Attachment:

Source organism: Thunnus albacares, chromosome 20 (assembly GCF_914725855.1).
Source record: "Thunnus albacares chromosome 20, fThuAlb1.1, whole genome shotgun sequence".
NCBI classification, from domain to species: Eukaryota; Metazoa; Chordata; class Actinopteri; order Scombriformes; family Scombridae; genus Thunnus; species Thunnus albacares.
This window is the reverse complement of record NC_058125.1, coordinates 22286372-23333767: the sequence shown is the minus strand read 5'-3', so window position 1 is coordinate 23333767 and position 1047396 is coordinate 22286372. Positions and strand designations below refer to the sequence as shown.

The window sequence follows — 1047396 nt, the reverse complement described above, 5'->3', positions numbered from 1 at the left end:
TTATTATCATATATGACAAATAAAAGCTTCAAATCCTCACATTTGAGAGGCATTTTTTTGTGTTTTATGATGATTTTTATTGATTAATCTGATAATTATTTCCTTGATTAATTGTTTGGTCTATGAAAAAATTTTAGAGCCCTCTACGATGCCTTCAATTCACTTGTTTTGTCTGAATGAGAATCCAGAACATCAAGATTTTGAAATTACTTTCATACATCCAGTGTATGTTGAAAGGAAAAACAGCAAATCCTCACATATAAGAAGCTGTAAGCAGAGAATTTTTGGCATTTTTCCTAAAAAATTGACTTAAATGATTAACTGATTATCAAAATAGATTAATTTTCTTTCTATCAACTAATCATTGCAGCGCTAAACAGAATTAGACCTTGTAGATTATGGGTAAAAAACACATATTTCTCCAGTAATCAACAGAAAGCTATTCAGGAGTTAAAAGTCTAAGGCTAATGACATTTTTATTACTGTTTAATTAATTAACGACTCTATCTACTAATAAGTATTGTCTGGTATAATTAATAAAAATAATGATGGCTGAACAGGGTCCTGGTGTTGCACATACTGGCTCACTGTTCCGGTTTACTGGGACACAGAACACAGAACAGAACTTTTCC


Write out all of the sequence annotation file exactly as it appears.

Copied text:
Source organism: Thunnus albacares, chromosome 20 (assembly GCF_914725855.1).
Source record: "Thunnus albacares chromosome 20, fThuAlb1.1, whole genome shotgun sequence".
NCBI classification, from domain to species: Eukaryota; Metazoa; Chordata; class Actinopteri; order Scombriformes; family Scombridae; genus Thunnus; species Thunnus albacares.
This window is the reverse complement of record NC_058125.1, coordinates 22286372-23333767: the sequence shown is the minus strand read 5'-3', so window position 1 is coordinate 23333767 and position 1047396 is coordinate 22286372. Positions and strand designations below refer to the sequence as shown.

The window sequence follows — 1047396 nt, the reverse complement described above, 5'->3', positions numbered from 1 at the left end:
TTATTATCATATATGACAAATAAAAGCTTCAAATCCTCACATTTGAGAGGCATTTTTTTGTGTTTTATGATGATTTTTATTGATTAATCTGATAATTATTTCCTTGATTAATTGTTTGGTCTATGAAAAAATTTTAGAGCCCTCTACGATGCCTTCAATTCACTTGTTTTGTCTGAATGAGAATCCAGAACATCAAGATTTTGAAATTACTTTCATACATCCAGTGTATGTTGAAAGGAAAAACAGCAAATCCTCACATATAAGAAGCTGTAAGCAGAGAATTTTTGGCATTTTTCCTAAAAAATTGACTTAAATGATTAACTGATTATCAAAATAGATTAATTTTCTTTCTATCAACTAATCATTGCAGCGCTAAACAGAATTAGACCTTGTAGATTATGGGTAAAAAACACATATTTCTCCAGTAATCAACAGAAAGCTATTCAGGAGTTAAAAGTCTAAGGCTAATGACATTTTTATTACTGTTTAATTAATTAACGACTCTATCTACTAATAAGTATTGTCTGGTATAATTAATAAAAATAATGATGGCTGAACAGGGTCCTGGTGTTGCACATACTGGCTCACTGTTCCGGTTTACTGGGACACAGAACACAGAACAGAACTTTTCC